CGMagazine: How do you think being part of that franchise helps or hurts Werewolves Within in the long run?
Mishna Wolff: I don’t think there’s any downside that I can think of. Ubisoft was honest with me when I came in about the track record of video game movies, this is not a winner’s game you’re playing. But they were very trusting and very creative about how they approached this. And they give me a lot of licenses to be creative. So, they did the work to take away anything that would be a downside to me as a writer and I appreciate them creating such a creative environment around their IP.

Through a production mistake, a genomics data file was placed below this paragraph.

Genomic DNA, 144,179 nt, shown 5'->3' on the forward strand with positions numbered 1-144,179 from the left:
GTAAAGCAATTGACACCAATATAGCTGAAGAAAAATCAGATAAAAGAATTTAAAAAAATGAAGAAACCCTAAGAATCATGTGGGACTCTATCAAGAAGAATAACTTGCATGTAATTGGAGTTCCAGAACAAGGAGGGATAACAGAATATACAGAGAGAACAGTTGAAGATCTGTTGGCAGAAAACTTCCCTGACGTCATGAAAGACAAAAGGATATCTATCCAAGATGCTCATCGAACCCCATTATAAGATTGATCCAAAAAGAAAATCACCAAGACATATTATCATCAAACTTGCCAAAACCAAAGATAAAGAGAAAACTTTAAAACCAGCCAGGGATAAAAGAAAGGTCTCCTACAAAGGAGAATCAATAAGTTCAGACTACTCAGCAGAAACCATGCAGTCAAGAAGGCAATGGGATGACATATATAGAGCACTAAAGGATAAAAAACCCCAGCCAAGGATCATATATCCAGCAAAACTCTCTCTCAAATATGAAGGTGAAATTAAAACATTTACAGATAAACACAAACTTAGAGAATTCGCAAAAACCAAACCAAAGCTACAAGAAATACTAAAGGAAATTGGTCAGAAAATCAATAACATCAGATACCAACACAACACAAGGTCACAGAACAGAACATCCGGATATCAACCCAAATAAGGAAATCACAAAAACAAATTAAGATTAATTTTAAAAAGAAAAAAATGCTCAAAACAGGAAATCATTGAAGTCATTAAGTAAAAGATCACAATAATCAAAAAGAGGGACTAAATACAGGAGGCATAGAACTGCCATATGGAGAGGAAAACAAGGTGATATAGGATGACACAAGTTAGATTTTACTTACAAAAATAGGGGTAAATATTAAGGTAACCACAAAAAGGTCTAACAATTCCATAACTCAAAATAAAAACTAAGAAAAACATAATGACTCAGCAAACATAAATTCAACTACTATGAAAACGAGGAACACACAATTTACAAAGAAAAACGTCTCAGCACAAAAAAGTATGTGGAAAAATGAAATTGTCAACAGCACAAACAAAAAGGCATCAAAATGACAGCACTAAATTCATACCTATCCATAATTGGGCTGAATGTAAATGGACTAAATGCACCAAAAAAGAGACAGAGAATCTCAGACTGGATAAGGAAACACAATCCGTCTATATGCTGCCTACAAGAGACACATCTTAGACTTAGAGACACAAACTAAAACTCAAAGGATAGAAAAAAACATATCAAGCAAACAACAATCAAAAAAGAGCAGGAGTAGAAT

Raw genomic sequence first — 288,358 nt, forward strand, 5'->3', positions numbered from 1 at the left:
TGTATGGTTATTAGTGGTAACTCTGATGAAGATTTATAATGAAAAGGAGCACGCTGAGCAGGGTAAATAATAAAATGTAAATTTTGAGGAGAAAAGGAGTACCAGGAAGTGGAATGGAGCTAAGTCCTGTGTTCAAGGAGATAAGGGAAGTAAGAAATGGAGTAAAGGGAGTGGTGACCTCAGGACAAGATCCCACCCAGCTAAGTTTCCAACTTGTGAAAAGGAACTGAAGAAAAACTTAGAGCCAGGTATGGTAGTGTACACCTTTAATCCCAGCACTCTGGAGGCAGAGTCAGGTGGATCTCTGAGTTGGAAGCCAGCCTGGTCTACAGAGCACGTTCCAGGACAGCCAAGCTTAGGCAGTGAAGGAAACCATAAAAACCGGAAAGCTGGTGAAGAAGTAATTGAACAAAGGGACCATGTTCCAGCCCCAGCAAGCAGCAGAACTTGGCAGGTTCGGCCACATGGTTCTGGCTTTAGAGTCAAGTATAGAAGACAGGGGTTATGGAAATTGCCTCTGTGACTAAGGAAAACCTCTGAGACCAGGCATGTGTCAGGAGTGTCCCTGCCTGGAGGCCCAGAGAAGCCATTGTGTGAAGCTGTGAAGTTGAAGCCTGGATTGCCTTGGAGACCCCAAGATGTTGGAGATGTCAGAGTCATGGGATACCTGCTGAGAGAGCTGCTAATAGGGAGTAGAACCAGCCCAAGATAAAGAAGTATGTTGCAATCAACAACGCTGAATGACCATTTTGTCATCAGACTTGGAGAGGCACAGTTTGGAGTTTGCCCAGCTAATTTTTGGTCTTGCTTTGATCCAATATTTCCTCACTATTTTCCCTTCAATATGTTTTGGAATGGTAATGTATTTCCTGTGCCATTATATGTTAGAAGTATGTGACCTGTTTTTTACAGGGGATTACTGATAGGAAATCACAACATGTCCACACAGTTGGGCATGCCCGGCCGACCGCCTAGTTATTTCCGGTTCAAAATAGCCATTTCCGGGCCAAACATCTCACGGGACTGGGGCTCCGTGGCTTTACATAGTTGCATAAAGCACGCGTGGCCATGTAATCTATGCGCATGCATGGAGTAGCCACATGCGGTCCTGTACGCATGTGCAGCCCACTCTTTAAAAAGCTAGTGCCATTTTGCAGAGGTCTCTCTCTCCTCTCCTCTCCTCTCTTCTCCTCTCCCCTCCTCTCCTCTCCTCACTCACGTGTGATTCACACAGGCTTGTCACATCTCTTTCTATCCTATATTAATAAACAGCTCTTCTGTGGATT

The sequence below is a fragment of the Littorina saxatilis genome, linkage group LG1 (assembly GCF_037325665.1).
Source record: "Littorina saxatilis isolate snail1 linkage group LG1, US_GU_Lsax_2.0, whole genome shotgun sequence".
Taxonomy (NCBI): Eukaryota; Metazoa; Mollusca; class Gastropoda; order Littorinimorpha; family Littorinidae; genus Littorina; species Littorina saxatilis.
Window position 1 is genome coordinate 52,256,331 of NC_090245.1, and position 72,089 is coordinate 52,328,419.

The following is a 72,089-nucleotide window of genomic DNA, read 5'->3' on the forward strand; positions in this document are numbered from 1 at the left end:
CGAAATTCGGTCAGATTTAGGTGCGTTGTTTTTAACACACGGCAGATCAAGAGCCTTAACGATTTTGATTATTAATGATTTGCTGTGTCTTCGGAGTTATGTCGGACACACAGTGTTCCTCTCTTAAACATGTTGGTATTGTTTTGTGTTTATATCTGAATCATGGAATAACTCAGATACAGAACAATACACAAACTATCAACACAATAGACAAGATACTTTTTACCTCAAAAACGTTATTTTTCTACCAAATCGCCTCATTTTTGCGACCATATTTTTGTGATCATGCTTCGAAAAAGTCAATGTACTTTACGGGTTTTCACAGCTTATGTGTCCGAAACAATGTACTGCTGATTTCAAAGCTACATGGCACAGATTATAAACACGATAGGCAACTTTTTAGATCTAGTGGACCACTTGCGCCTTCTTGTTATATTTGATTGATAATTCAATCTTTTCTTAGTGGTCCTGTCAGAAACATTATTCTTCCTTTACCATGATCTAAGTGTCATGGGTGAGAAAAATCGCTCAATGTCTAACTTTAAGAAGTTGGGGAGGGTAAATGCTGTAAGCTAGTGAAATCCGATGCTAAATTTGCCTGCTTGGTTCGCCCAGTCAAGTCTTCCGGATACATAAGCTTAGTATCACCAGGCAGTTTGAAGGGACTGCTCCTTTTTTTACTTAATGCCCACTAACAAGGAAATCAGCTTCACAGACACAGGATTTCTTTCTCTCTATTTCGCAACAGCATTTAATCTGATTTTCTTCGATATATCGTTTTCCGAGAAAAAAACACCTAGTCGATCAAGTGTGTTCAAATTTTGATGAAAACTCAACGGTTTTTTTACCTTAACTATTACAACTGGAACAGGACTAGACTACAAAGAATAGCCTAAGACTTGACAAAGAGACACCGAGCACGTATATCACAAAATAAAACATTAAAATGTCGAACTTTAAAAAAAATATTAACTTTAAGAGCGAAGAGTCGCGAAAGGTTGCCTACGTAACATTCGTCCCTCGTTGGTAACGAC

CGMagazine: So, anything that you couldn’t do?
Mishna Wolff: No, I’m trying to think of someplace where they said, No, that’s too much. But I really can’t think of anywhere.
CGMagazine: How would you sell this movie to someone that just wants to watch a movie on a Friday night?
Mishna Wolff: Josh Rubin describes it this way: if you can remember your 16-year-old self, who just wanted to make a big bowl of popcorn and fill it, put the Milk Duds in the popcorn and then put some M&Ms in there and sit down and watch something and not blink for an hour and a half, this is that movie.
CGMagazine: Thank you so much. And I hope more people get to watch Werewolves Within.
Mishna Wolff: Thanks for having me.